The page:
If you know much about the history of Israel, you know that there was a cycle of high and low points as the Jews struggled along their journey with God. They started off well with serving the Lord God and then when things were good, they started to fall away. Once they started committing this adultery, God would send prophets and signs in order to call his children back to him, and they would when times got rough, just to leave again when times were good. This cycle repeats itself over and over throughout the Old Testament. If you want to get a taste of the pain and love God felt for his people, you can read the book of Hosea. God’s righteous judgment is poured out, yet he cries out to his people “How can I give you up, O Ephraim? How can I hand you over, O Israel? (Hos. 11:8)” Yet the cycle continued.
The great divorce.
You can read about the ups and downs of the Jewish nation in the Old Testament, and when you get to the book of Malachi, the final writing prophet before Christ. God gives a discourse to the children of Israel through Malachi about what they are doing and how they are grieving him, and then there are 400 years of silence before John steps out to prepare the way of the Lord. There is a lot of wonderful material in the book of Malachi, but I want to focus on this section that I think describes the great divorce.
“This is another thing you do: you cover the altar of the Lord with tears, with weeping and with groaning, because He no longer regards the offering or accepts it with favor from your hand. Yet you say, ‘For what reason?’ Because the Lord has been a witness between you and the wife of your youth, against whom you have dealt treacherously, though she is your companion and your wife by covenant. But not one has done so who has a remnant of the Spirit. And what did that one do while he was seeking a godly offspring? Take heed then to your spirit, and let no one deal treacherously against the wife of your youth. For I hate divorce,” says the Lord, the God of Israel, “and him who covers his garment with wrong,” says the Lord of hosts. “So take heed to your spirit, that you do not deal treacherously.” You have wearied the Lord with your words. Yet you say, “How have we wearied Him?” In that you say, “Everyone who does evil is good in the sight of the Lord, and He delights in them,” or, “Where is the God of justice?”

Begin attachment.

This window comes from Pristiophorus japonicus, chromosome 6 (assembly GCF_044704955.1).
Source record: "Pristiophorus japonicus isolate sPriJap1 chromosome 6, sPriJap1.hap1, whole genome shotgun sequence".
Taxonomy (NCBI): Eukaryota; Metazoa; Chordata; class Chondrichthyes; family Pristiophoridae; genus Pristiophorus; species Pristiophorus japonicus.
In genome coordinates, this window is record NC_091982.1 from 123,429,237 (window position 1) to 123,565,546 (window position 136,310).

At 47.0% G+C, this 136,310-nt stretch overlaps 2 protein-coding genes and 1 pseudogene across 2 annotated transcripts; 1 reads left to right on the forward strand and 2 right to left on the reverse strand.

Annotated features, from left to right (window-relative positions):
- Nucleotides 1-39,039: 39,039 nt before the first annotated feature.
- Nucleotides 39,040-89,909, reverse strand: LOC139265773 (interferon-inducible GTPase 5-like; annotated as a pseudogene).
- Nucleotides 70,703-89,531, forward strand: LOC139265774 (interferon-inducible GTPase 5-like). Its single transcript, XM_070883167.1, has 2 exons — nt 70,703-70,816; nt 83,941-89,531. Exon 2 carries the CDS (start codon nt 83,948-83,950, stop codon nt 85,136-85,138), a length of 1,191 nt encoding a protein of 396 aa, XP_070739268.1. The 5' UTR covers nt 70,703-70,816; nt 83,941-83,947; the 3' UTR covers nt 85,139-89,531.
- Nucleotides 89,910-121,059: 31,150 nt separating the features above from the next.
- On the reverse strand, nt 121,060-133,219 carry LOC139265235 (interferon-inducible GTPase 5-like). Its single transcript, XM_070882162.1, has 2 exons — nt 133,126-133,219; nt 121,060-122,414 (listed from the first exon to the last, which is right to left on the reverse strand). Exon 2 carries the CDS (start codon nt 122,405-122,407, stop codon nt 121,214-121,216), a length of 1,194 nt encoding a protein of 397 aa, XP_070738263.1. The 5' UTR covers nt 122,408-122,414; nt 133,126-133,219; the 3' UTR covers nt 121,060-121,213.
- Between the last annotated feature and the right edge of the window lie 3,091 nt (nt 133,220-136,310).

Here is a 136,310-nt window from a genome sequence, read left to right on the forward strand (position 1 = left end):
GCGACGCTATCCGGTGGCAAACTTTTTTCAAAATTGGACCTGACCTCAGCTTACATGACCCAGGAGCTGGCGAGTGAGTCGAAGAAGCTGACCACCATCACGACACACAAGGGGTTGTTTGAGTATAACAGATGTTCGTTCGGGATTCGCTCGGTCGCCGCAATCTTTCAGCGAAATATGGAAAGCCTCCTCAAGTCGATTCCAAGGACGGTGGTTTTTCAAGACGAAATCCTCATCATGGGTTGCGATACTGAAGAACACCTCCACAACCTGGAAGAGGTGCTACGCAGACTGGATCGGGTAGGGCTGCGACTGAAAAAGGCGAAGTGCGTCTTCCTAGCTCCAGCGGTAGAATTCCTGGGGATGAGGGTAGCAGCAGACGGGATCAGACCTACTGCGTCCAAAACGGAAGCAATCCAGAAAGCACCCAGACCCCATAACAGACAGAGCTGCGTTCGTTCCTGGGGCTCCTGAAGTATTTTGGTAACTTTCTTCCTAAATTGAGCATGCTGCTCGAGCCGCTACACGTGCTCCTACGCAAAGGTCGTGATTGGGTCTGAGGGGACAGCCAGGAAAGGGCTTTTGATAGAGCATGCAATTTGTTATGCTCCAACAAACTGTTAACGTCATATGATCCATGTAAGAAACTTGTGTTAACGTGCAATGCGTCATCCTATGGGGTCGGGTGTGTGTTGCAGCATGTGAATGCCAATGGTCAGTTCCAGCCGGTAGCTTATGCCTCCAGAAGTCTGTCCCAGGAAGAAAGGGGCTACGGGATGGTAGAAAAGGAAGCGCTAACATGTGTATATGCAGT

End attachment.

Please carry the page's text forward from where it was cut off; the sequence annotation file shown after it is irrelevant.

Notice how God describes what they have done here. They were committing spiritual adultery on him with the gods of the other nations! What vivid imagery. “For I hate divorce.” If there were a list of sins in order from least to greatest (though sin is sin and will separate us from God regardless of its caliber), I think God would put adultery on the top of the list. Spiritual adultery obviously breaks the heart of God. But his people did it over and over. So much so that God calls the prophet Hosea to take a prostitute as a wife in order to symbolize his relationship with Israel.
“And the Lord said to me, “Go again, love a woman who is loved by another man and is an adulteress, even as the Lord loves the children of Israel, though they turn to other gods and love cakes of raisins.”So I bought her for fifteen shekels of silver and a homer and a lethech of barley. And I said to her, “You must dwell as mine for many days. You shall not play the whore, or belong to another man; so will I also be to you.” For the children of Israel shall dwell many days without king or prince, without sacrifice or pillar, without ephod or household gods. Afterward the children of Israel shall return andseek the Lord their God, and David their king, and they shall come in fear to the Lord and to his goodness in the latter days.”
God pleaded with the people through the prophets, but it did not seem to make too much of a difference to the people. Some people came back, and indeed a remnant of the people were saved, but God’s ultimate destruction and annulling of the covenant to establish a new one with all who will come. Many look to the destruction of Jerusalem in AD 70 as God’s final judgement on Israel. Jesus prophesied about this destruction while he was on earth:
“And when he drew near and saw the city, he wept over it, saying, “Would that you, even you, had known on this day the things that make for peace! But now they are hidden from your eyes. For the days will come upon you, when your enemies will set up a barricade around you and surround you and hem you in on every side and tear you down to the ground, you and your children within you. Andthey will not leave one stone upon another in you, because you did not know the time of your visitation.”
The destruction of Jerusalem was indeed horrific. I’ll leave it to you to study what the Romans did to the city and how they treated the Jews. Full disclosure, it may make your stomach turn. Regardless of wether or not this was God’s ultimate judgment, his son did come to give himself as a ransom for sin on the cross so that all who will come to him will be saved. Thought him he established a new covenant, build on better promises:
“But as it is, Christ has obtained a ministry that is as much more excellent than the old as the covenant he mediates is better, since it is enacted on better promises. For if that first covenant had been faultless, there would have been no occasion to look for a second. […] In speaking of a new covenant, he makes the first one obsolete. And what is becoming obsolete and growing old is ready to vanish away.”
So then, Israel was chosen by God to be his people, but they were separated from him by the curse set forth in the giving of the law, resulting in the great divorce. Now we are under a new covenant, a better covenant washed in the blood of the Lamb and it follows that we too have set before us a blessing and a curse. Which option will you take?
Suggested Daily Reading: Malachi 1-4.
Grace and peace.